Campaigners have welcomed the plan, but say universities must reject fossil fuel funding altogether to stop greenwashing firms.
Cambridge is tipped to become the first UK university to remove an oil company’s name from one of its buildings, following years of campaigning by students.
The BP institute, established 22 years ago through a £22 million (€26 million) donation from the British oil and gas giant, could soon be rebranded. Vice Chancellor Stephen Toope reportedly told academics that the university will choose a name which better reflects its values.
The research centre has been a focal point of activism recently. Earlier this month, a new group called This Is Not a Drill smashed its glass doors in protest at continued funding from BP.
In May, more than 40 students and academics occupied the site for 63 minutes; one for each year since scientists first alerted oil companies to the climate threat posed by their business model.
That action was organised by Fossil Free Research, an international campaign to cut university ties with the fossil fuel industry. It now says it is “thrilled to see the University of Cambridge finally renaming its BP Institute in the wake of powerful and sustained activism from students, community leaders and academics.” The statement celebrates a “momentous victory” for the global movement.
However, the campaigners add, “To truly divorce themselves from the massive reputational and material support that their research lends to the fossil fuel industry’s deadly business model, universities must officially ban all research partnerships with and reject funding from this industry.”
Nothing is set in stone yet. A university spokesperson says “It is a democratic institution and there are always discussions about a very broad range of issues including the names of its many buildings and institutes. No formal decision has been made to rename the BP Institute.
“The University decided in 2020 to accept donations from energy companies only if they aligned with our aims of working towards a zero carbon future.”
Does Cambridge University accept funding from BP and Shell?
Since October 2020 - when the university committed to divest from fossil fuels by 2030 - Cambridge has subjected all new funding to what it calls ‘climate specific due diligence and scrutiny’.
What this means in practice is that energy companies can still fund research, provided it helps the world move to renewable or decarbonised energy. As recently as August 2018, the university accepted up to £50k (€59k) from BP that had ‘potential fossil fuel applications’. But since November 2020 all research is furthering ‘green technologies’.
In April 2022, for example, it took up to £2.4m (€2.8m) from Shell for research which aims to advance synthetic aviation fuel.
But campaigners argue that it's unethical for universities to be accepting money from fossil fuel firms whatever the use, thereby “greenwashing” their reputations as they continue to extract.
“Make no mistake, the renaming of the BP Institute is a deeply cynical PR move intended to shield the University from public criticism - even as it continues to accept millions from the fossil fuel industry's blood-stained coffers,” claims outgoing undergraduate president of Cambridge Student’s Union Zak Coleman.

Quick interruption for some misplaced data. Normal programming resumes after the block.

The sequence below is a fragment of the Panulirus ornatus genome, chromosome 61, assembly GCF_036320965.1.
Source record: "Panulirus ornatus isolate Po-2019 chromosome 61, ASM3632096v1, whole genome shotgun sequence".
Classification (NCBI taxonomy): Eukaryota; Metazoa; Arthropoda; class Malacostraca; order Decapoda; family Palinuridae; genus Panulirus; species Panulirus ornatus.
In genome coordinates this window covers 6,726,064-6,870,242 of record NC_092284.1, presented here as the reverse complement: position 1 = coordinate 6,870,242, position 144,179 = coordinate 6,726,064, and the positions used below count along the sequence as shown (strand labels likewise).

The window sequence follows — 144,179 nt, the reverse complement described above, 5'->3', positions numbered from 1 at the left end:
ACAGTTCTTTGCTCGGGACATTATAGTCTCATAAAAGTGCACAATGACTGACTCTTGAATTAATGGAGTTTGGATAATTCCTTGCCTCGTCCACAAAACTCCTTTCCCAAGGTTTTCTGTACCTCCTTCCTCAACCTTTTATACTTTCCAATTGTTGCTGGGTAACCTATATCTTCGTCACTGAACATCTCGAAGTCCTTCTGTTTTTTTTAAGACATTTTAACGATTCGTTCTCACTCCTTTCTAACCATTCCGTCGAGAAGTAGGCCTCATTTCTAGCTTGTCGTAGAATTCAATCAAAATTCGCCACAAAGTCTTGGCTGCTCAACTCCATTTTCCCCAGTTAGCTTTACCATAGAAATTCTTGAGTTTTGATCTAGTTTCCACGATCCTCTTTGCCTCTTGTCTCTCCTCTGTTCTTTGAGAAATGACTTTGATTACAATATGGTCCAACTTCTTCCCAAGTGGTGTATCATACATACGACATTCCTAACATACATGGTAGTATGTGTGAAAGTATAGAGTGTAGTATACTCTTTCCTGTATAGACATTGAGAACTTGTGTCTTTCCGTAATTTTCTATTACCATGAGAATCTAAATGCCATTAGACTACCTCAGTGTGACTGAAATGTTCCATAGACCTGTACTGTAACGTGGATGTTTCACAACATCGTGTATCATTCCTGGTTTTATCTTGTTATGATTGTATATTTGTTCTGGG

“It is years of high-profile student and community campaigning - not any genuine intention to stop collaborating with the fossil fuel industry - that has embarrassed the university into this decision. Until Cambridge ends all partnerships with BP, Shell, Exxon, Schlumberger and more, its mass greenwashing of the industry destroying habitable life on Earth goes on.”
What other universities have buildings named after fossil fuel companies?
Imperial College London, Cambridge and Oxford universities have received the most funding from major oil companies since 2017, according to an openDemocracy investigation last year.
Cambridge’s BP Institute is far from being the only one to carry the controversial name. The University of Manchester has a BP International Centre for Advanced Materials, Surrey University has its BP Centre for Petroleum and Surface Chemistry, while students at Imperial College London can pursue research at the Shell University Technology Centre for Fuels and Lubricants.
BP told the Sunday Times yesterday that if the university were considering changing the name “to be more explicit about the research it undertakes”, the company would be fully supportive.
A ‘Just Transition Institute’ or ‘Climate Emergency Centre’ are suggestions from Fossil Free Research. But the campaign is urging universities to do more than just rename their buildings.
Its open letter calling for an end to sponsorship partnerships with polluting companies has been signed by more than 740 academics, including IPCC authors, Nobel Prize winning scientists, the former President of Ireland and the former Archbishop of Canterbury.
Other European universities well represented on the letter are the University of Lausanne in Switzerland, France’s University of Notre Dame and Collège de France, Utrecht University in the Netherlands and Trinity College Dublin in Ireland.